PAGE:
The interesting point, though, is that slavery was on its way out anyway.  The Civil War hastened its demise by about 20 years at most.  So, one could argue that the moral impetus toward Emancipation had already begun and thus the Civil War did not really 'cause' the end of slavery.

The secessionists knew this, too.  They were largely 'fighting' to preserve their aristocratic way of life (which is  a deplorable reason to fight a war), but not everyone involved in the war was that self serving.  Still, seeing the handwriting on the wall the your entire economic foundation is crumbling can lead to desperate acts.  None of this settles the question of if, in the LONG run, preserving the Union at the expense of the Constitution's mandates for Strong States was a win for either the nation or mankind.

Sure, but the South seceded in order to preserve the institution of slavery for as long as they could.  Had they succeeded they would have been a pariah state in the world and been forced to abandon slavery eventually anyway, but who knows when?  And even when they abandoned actual slavery, its probable it would have been replaced with an apartheid type system, something even worse than Jim Crow.

I wouldn't personally conflate the question of what is the proper power balance between states and the federal government with the issue of secession.  Federalism issues can be addressed by representative government: if people want more states rights they will elect representatives who will fight for that position, and presidents who will appoint judges who defend that position.  The fact is, people in the 20th century seem to prefer a powerful Federal government.  The states rights advocates are a vocal minority.

I agree with Lincoln, Madison, etc. that if states just seceded whenever they felt like it the result would be anarchy.  That's not a technical, legal Constitutional position, but a practical one.  I suspect if states were to secede, they would usually secede in order to form worse, less just societies (like the Confederacy).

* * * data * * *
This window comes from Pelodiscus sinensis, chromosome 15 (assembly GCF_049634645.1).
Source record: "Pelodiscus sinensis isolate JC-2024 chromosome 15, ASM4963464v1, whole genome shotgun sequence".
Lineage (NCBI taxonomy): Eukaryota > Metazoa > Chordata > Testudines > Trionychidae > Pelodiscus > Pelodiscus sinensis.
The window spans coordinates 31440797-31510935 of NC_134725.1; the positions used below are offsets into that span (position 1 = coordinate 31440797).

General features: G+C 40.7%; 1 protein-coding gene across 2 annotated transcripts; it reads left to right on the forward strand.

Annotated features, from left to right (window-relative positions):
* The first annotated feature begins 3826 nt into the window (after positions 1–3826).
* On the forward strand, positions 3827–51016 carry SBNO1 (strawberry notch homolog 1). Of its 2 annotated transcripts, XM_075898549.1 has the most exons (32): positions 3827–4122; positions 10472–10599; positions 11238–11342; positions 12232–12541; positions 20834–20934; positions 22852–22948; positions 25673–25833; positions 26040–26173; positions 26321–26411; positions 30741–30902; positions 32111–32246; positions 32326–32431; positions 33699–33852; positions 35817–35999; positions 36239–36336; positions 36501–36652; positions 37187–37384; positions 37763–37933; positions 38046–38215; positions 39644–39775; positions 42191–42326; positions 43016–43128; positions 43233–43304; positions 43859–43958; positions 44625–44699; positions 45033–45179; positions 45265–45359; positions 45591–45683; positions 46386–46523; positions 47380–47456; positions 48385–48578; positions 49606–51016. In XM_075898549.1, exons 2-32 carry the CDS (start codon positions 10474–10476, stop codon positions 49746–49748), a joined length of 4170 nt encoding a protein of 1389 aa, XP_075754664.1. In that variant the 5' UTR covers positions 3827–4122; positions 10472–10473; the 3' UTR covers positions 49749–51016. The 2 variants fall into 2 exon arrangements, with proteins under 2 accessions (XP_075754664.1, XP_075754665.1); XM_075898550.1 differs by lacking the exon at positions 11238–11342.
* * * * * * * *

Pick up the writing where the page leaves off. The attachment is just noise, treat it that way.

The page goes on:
Glad we've been able to keep the discussion civil so far.  I've probably said all I have to say on the matter.
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« Reply #26 on: October 21, 2010, 10:56:51 PM »

OK, Ulthar, I thought I was  violating one of my Basic Rules of Life here ("Never attempt to have a rational discussion on the Civil War with someone from South Carolina"), but then I remembered that you are (I hope) from NORTH Carolina - an important distinction, to be sure!

You do raise many interesting points, but I think you began your argument with a flawed statement: "The Union was, as I understand it, intended to be a LOOSE confederacy of States, joined only by those necessities that require working together to do well...common defense and commerce being the biggies."   That was the purpose, not of the U.S. Constitution, but of the Articles of Confederation, our FIRST governing document.  What experience had demonstrated by 1787 was that the loose coalition of sovereign states created by the Articles was woefully inadequate.  With no power to tax, no power to regulate trade, no national court system, no national executive, and a mandatory requirement of a unanimous vote for any amendment, the Congress had, in effect, created a system that was broken from the start, and could not be mended.  That is why Madison and Hamilton and Washington decided that the only proper solution was to scrap the articles altogether and recreate the government from scratch.  Jefferson was not a part of that process and did not entirely approve the finished document, which is one reason I do not take too seriously his pronouncements on the Constitution.  Had he not been in France, he may well have joined the ranks of the Anti-Federalists.